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Saving African Rhinos

  • Michael `t Sas-Rolfes

    In 1900, the southern white rhinoceros was the most endangered of the five rhinoceros species. Less than 20 rhinos remained in a single reserve in South Africa. By 2010, white rhino numbers had climbed to more than 20,000, making it the most common rhino species on the planet.

    Saving the white rhino from extinction can be attributed to a change in policy that allowed private ownership of wildlife. While protecting the rhinos encouraged breeding, the ranchers were able to profit by limited trophy hunting.

    Poaching for rhino horn, which is in high demand for medicinal and ornamental purposes, had also devastated the rhino population. CITES banned the commercial sale of rhino horn, which caused black market sales to sky rocket and encouraged poaching. If the ban were lifted, ranchers are ready to supply the market by harvesting the horns humanely, which then regrow just like fingernails.

    Strong property rights and market incentives have provided a successful model for rhino conservation, despite the negative impact of command-and-control approaches that rely on regulations and bans that restrict wildlife use.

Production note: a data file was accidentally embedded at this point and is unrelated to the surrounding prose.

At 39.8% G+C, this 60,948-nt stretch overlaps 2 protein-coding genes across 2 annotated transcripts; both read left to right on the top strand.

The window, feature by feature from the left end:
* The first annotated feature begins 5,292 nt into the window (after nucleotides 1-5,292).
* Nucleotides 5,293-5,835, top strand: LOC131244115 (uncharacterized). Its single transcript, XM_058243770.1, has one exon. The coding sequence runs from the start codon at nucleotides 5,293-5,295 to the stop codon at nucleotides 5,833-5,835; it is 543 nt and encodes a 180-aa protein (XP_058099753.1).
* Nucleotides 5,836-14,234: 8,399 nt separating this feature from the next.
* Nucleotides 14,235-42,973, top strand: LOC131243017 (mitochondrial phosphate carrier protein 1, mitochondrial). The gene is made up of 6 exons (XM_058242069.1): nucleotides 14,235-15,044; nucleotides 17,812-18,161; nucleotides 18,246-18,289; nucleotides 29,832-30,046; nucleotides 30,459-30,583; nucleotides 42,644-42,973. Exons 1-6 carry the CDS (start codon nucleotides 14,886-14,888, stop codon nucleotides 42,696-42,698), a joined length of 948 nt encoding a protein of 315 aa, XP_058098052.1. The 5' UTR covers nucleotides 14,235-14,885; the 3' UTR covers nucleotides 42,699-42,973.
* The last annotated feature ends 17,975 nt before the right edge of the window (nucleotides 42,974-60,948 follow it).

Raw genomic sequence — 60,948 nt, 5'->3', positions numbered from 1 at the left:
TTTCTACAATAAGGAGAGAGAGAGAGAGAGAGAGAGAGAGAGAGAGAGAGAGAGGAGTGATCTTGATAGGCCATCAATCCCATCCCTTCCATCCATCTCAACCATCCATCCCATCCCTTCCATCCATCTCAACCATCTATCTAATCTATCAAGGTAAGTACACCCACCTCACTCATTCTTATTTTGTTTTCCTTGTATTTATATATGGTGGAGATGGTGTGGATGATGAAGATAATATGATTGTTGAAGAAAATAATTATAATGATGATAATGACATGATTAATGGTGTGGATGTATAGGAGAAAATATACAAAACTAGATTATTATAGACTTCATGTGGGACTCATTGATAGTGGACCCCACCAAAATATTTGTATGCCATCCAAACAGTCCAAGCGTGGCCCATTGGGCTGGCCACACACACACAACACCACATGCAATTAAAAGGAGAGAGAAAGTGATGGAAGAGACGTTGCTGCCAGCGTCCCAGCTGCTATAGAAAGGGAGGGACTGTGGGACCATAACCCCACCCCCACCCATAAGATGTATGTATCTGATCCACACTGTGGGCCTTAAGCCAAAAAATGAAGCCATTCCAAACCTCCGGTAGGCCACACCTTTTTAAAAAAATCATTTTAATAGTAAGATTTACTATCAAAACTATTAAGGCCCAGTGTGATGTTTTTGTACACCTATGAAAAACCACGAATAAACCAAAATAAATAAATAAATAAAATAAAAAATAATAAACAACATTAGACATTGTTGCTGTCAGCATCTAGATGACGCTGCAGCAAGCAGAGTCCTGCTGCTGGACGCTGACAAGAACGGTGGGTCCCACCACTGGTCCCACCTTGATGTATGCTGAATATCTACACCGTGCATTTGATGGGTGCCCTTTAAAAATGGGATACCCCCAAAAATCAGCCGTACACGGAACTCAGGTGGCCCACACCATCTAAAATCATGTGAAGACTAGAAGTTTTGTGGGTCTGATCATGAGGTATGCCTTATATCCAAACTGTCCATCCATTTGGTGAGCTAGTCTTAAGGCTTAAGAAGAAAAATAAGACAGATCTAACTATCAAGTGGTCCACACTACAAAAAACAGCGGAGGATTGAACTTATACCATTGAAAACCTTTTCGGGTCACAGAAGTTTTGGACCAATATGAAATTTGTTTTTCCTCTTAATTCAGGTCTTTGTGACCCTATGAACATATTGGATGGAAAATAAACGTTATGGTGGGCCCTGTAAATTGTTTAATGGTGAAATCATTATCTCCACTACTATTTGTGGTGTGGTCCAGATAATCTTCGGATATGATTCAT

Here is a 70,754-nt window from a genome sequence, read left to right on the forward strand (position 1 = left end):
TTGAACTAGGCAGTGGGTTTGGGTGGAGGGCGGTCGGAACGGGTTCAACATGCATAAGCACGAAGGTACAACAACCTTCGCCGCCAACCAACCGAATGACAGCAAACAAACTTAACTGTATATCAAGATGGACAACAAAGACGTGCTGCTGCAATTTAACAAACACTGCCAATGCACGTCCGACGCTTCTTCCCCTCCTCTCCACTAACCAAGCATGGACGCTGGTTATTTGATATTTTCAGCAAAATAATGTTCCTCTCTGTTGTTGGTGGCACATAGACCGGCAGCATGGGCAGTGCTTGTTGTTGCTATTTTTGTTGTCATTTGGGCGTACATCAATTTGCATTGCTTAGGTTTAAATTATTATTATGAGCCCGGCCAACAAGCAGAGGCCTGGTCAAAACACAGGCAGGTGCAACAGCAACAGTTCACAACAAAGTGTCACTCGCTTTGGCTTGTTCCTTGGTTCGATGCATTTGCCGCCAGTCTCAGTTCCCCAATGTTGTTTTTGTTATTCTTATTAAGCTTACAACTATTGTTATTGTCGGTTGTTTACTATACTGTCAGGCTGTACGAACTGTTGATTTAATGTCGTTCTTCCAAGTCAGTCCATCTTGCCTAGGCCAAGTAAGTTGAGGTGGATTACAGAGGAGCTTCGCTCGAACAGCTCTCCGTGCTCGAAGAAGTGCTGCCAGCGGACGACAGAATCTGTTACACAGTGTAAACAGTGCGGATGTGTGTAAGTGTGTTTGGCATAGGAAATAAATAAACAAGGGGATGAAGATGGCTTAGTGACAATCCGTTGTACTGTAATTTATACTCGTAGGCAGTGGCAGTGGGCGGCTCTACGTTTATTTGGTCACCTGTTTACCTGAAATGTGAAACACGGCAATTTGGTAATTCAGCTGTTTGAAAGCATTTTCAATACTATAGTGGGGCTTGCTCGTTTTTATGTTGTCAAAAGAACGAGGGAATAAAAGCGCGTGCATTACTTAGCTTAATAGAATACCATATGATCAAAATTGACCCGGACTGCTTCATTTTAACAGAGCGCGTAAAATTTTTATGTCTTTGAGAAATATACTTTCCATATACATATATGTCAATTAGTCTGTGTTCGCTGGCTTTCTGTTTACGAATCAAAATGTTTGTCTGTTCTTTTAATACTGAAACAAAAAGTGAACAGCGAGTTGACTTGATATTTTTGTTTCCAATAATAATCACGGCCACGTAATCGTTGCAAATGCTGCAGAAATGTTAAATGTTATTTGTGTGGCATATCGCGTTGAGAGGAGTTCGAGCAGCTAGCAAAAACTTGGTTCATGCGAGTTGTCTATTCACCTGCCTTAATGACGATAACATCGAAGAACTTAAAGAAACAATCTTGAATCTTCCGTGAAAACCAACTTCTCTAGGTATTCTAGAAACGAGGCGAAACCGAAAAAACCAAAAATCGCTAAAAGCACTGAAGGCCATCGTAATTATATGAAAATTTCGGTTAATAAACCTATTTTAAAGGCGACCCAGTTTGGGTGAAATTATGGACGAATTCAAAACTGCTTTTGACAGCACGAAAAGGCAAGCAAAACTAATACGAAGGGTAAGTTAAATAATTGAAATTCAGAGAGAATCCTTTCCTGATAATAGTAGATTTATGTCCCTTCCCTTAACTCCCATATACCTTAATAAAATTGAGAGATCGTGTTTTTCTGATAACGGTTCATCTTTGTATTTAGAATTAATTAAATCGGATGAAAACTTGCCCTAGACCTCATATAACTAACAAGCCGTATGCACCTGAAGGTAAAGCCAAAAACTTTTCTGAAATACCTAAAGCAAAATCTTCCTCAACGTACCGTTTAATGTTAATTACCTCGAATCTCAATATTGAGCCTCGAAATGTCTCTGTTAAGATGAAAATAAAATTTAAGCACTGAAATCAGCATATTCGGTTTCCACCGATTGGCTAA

Mike ’t Sas-Rolfes is a sustainability economist, with unique experience and understanding of the role of markets for biodiversity conservation. He has been actively involved in various private conservation initiatives for 25 years, starting as a financial manager of a private game reserve in South Africa. Michael conducted pioneering research into the role of private markets for wildlife conservation in Southern Africa, and worked with Dr. Francis Vorhies in setting up Eco Plus, an innovative consultancy on business, economics and the environment. His consulting experience includes work on issues as varied as energy policy, environmental impact assessments, trans-frontier conservation areas, wildlife trade policy and institutional reform in protected area management. Past clients include the World Energy Council, USAID, WWF, TRAFFIC International, Africa Resources Trust and Save the Rhino International. He has also written extensively on various conservation issues, especially relating to trade in endangered species, and has been involved with teaching and supervision of students.  He has also worked and published with several think tanks, including the Free Market Foundation, Institute of Economic Affairs Environment Unit, Property and Environment Research Center and the International Policy Network.

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